NewsNewsChannel 5 Investigates


State Regulators Crack Down On Clothing Bins

Posted at 8:02 PM, Nov 02, 2015
and last updated 2016-01-18 00:27:25-05

State regulators could soon crack down on some clothing donation bin operators that still aren't following the law.

The operators were warned, and had four months to make changes, but some still aren't falling in line.

The law took effect July 1, and its purpose was to let consumers know where their donations are going and what, if any charity, their donation is helping.

So bin operators must now clearly label each bin in large letters, indicating whether it is operated by a charity or not, along with contact information for that charity and a brief statement on where the donations are going.

But, at the corner of Dickerson Pike and Ewing Drive, we found not only a huge mess in front of the bin operated by New Hope Recycling, but the required information was also missing.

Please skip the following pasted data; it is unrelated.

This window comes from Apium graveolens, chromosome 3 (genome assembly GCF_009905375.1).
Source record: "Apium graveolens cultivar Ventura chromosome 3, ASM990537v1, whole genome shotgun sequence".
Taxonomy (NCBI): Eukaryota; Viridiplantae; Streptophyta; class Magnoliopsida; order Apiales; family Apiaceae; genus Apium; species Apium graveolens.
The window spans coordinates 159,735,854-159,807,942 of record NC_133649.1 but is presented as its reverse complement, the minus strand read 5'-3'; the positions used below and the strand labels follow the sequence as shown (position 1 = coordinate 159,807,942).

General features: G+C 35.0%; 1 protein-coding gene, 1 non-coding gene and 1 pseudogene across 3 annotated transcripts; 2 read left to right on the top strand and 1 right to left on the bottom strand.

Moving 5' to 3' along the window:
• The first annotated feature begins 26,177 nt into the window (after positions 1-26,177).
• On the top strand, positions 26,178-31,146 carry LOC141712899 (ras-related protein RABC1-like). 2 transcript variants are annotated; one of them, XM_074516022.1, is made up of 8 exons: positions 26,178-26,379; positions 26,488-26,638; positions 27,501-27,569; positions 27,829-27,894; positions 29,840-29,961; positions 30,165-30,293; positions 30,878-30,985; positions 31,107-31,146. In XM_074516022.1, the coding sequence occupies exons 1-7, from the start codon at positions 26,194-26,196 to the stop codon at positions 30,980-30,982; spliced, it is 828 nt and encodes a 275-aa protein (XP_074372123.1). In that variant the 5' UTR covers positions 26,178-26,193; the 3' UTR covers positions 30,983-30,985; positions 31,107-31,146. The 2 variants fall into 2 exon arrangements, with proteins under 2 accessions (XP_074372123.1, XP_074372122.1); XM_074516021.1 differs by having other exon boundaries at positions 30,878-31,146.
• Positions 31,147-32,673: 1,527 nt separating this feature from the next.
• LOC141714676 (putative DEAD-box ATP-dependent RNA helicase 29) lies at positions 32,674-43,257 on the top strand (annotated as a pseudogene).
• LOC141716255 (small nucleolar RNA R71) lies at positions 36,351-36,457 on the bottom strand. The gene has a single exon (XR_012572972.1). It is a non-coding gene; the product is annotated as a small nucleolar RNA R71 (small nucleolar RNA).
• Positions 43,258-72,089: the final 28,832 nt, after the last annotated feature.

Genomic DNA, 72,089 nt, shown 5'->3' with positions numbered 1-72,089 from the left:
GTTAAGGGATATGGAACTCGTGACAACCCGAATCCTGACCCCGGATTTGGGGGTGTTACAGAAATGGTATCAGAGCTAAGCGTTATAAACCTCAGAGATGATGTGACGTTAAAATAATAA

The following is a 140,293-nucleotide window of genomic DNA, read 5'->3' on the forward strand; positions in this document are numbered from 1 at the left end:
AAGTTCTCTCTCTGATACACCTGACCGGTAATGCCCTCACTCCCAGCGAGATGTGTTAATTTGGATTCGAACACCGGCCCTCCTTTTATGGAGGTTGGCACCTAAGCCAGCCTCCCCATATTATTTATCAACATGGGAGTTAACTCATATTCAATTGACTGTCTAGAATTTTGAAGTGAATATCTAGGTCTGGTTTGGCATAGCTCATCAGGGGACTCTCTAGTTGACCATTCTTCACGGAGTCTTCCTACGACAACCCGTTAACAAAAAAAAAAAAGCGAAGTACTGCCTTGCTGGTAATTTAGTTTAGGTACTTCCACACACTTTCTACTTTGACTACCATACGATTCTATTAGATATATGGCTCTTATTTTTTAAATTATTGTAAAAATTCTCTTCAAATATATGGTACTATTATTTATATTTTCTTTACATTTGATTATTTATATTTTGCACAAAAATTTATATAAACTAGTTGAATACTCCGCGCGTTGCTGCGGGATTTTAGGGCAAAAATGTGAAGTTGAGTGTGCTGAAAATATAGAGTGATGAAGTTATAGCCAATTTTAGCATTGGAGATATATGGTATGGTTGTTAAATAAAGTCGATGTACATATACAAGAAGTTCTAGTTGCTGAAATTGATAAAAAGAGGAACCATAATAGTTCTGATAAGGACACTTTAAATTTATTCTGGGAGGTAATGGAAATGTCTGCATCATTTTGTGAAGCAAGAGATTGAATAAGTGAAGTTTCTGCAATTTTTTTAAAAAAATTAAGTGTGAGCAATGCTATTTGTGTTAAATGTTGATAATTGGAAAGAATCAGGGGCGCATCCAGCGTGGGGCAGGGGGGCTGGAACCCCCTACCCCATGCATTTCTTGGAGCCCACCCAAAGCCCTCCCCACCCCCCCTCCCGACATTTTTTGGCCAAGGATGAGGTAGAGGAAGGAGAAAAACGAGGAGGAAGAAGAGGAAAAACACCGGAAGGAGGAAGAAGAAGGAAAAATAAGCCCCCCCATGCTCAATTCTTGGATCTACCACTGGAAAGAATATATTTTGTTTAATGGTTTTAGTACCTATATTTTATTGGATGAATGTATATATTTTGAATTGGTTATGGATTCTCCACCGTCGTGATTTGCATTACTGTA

New Hope is actually a for-profit company, and nothing given to its bins goes to charity. The law says that must be posted on at least two sides of the bin. The state gave bin operators until November 1, to come into compliance and regulators say most did. The Tennessee Division of Charitable Solicitations will now begin issuing fines up to $5,000 for each bin not following the law and those bin operators could be forced out of business in Tennessee.

Secretary of State Tre Hargett told NewsChannel 5 Investigates they gave them plenty of time to follow the law, and now it is time to enforce it.

They want to hear from you. If you see a bin that looks like it's in violation, just post a picture of it on social media with the hashtag #BinCheck and be sure to include the bin's location, the street, city and county where you see it along with the name of any business it's near.

At least two bin companies decided to move out of Tennessee after the new law took effect rather than make the changes.

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